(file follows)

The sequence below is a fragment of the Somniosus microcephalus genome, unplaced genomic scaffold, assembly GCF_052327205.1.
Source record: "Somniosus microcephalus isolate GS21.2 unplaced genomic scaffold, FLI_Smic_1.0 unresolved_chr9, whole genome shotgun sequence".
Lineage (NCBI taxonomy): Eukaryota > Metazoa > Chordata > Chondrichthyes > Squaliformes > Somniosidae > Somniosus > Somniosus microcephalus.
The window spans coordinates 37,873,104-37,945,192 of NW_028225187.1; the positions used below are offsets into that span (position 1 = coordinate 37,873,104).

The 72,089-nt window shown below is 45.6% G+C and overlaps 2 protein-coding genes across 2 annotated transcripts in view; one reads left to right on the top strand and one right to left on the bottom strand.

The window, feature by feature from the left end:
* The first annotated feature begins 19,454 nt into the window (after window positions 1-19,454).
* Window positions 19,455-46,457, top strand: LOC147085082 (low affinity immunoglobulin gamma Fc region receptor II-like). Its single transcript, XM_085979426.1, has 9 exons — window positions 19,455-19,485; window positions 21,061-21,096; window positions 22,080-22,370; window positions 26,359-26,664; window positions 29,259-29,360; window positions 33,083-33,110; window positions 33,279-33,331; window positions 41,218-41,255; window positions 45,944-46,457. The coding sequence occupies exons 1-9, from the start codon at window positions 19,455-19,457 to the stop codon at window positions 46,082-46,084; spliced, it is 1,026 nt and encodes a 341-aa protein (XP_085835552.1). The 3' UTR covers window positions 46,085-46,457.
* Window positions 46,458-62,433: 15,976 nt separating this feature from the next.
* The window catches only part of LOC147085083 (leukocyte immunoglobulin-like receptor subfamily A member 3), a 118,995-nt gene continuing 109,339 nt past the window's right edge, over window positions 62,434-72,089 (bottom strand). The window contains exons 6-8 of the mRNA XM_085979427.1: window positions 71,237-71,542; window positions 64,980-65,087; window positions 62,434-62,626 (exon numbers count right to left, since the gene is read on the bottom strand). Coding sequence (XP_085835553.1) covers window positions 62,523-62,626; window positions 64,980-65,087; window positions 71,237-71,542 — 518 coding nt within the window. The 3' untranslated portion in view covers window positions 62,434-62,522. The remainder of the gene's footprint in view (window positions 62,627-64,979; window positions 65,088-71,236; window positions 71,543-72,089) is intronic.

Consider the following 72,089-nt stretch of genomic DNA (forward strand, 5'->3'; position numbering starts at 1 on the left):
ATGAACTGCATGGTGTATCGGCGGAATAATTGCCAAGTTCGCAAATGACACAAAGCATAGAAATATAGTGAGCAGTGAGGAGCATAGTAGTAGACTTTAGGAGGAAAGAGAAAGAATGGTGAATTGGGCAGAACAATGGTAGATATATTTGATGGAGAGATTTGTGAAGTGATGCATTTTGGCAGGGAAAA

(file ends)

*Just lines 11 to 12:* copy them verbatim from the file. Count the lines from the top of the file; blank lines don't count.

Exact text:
Consider the following 72,089-nt stretch of genomic DNA (forward strand, 5'->3'; position numbering starts at 1 on the left):
ATGAACTGCATGGTGTATCGGCGGAATAATTGCCAAGTTCGCAAATGACACAAAGCATAGAAATATAGTGAGCAGTGAGGAGCATAGTAGTAGACTTTAGGAGGAAAGAGAAAGAATGGTGAATTGGGCAGAACAATGGTAGATATATTTGATGGAGAGATTTGTGAAGTGATGCATTTTGGCAGGGAAAA